Softwood suppliers in the Northeast accounted for softer market conditions. In New Hampshire a contact said, “It’s definitely slower than the last quarter. All of a sudden everything has become really quiet. It’s about 20 percent slower than it was this time last month.”
Handling 4/4 and 5/4 Eastern White Pine he said 4/4 lumber is moving slower than 5/4. “Our customers are working off of very low inventories. With the uncertainty in the market nobody wants to make a lot of purchases right now.
Interest rates are high and that’s putting a damper on building. The remodeling activity has even slowed up. People borrow money for remodeling projects and the interest rates are too high right now.”
As for other factors he said, “There are plenty of trucks available but the freight rates are pretty high right now.” Looking into the next few months he said, “Some people I talk to believe that business will pick up. There is a huge demand for new housing but I don’t see much happening. The interest rates are putting a wash on that demand in my opinion.”
A source in Maine had similar conclusions. “Demand isn’t the issue right now,” he explained. “Interest rates are through the roof and the banking requirements are tight.”
As for his customers’ markets the contact said, “They’re moving slower than they were earlier this year. Some of that is seasonal of course. The building industry takes a hit traditionally during the later part of the year. Specifically in this region it gets colder earlier and people put plans out until the first quarter of the new year.”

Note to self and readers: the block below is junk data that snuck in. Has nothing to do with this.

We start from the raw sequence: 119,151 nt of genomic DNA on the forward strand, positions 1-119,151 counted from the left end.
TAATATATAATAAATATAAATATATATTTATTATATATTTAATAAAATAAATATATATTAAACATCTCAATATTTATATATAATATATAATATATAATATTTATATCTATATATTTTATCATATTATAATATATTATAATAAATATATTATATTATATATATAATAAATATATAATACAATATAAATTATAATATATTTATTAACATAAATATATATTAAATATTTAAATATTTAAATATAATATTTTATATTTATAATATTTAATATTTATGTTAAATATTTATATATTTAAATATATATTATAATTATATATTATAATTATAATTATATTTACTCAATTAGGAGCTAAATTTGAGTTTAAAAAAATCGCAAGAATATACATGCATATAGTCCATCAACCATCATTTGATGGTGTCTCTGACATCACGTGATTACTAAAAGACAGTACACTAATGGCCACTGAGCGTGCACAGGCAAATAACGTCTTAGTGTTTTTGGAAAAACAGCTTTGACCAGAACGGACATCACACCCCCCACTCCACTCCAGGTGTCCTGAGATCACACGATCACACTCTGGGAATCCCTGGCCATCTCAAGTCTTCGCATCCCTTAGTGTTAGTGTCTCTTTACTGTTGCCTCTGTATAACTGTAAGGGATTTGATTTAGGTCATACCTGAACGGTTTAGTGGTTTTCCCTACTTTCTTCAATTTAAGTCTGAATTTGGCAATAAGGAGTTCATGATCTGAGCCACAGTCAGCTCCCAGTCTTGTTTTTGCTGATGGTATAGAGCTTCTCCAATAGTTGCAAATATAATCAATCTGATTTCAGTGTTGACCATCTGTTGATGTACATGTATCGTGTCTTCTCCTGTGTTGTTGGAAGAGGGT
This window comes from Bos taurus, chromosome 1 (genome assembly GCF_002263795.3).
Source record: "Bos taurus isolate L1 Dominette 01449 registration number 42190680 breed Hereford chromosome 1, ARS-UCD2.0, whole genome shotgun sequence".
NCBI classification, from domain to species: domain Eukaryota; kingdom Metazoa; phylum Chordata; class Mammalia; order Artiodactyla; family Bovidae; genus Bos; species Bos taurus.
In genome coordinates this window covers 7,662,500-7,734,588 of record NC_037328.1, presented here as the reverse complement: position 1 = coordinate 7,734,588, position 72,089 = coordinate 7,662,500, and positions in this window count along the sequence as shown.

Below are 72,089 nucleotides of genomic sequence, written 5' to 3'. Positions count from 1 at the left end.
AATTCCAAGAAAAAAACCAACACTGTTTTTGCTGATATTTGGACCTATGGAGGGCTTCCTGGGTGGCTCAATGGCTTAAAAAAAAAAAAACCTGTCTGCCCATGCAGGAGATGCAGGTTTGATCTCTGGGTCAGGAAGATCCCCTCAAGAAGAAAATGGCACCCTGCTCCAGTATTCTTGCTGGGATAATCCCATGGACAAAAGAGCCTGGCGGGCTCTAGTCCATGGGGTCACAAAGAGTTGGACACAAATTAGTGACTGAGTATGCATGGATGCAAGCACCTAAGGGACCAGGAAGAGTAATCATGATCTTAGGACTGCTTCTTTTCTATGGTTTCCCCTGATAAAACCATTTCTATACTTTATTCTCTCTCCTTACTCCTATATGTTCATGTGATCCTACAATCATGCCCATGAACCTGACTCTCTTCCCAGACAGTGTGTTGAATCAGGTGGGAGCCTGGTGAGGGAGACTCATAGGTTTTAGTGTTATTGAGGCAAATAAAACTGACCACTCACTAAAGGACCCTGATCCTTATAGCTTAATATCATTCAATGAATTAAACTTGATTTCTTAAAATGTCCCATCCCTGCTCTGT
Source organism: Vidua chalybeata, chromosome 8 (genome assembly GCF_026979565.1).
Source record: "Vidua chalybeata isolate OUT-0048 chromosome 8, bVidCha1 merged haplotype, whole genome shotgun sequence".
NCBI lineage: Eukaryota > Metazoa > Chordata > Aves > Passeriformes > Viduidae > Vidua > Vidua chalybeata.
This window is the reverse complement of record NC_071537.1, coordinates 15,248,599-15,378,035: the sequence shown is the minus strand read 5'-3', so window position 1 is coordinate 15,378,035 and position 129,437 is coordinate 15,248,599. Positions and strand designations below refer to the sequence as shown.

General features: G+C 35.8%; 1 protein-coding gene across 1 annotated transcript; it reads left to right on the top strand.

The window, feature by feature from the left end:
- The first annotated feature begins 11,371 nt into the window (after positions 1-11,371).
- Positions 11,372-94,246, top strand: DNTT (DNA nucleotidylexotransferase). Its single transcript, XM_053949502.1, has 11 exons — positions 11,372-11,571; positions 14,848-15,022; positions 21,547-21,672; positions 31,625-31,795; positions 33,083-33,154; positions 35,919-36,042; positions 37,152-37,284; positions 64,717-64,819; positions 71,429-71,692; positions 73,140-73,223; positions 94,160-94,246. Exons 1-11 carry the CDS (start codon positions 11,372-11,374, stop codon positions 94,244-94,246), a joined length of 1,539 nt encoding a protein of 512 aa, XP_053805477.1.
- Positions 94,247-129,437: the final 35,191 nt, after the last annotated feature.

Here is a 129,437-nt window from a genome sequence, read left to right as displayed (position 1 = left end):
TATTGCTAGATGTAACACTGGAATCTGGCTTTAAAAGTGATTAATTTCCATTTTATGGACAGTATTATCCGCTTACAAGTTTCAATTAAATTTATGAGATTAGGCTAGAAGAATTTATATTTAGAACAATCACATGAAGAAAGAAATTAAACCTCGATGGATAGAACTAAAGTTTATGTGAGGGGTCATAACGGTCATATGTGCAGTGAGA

An Eastern White Pine supplier in Maine said high lumber prices continue to be a factor and other parts of the forest products industry are softening. “The low grade and industrials are soft on our end but all of our uppers and anything value-added is moving and prices are firm,” he said. The source said his customers report increases in demand for Eastern White Pine. “SPF and Hemlock are down but Eastern White Pine is holding steady and in some cases hitting record levels at the mill,” he offered. When asked about his customers business the source commented, “Order files remain strong for our customers. Mill production is down slightly due to labor issues.”
A Connecticut lumberman said that his market has started to wane. “While my sales are doing okay, they aren’t as strong as they were this time last year,” he continued, adding that the pace at which his sales are, at the time of this writing seem to be more of a normal pace of business than the industry as a whole has seen over the past few years.
His company offers Eastern White Pine, Douglas Fir, Western Hemlock, Ponderosa Pine and Sugar Pine. “Eastern White Pine Selects, when we can get them, move the strongest for us,” he stated.
He noted that the availability of certain grades of lumber has been the biggest factor that has affected the industry, causing the sales to be flat.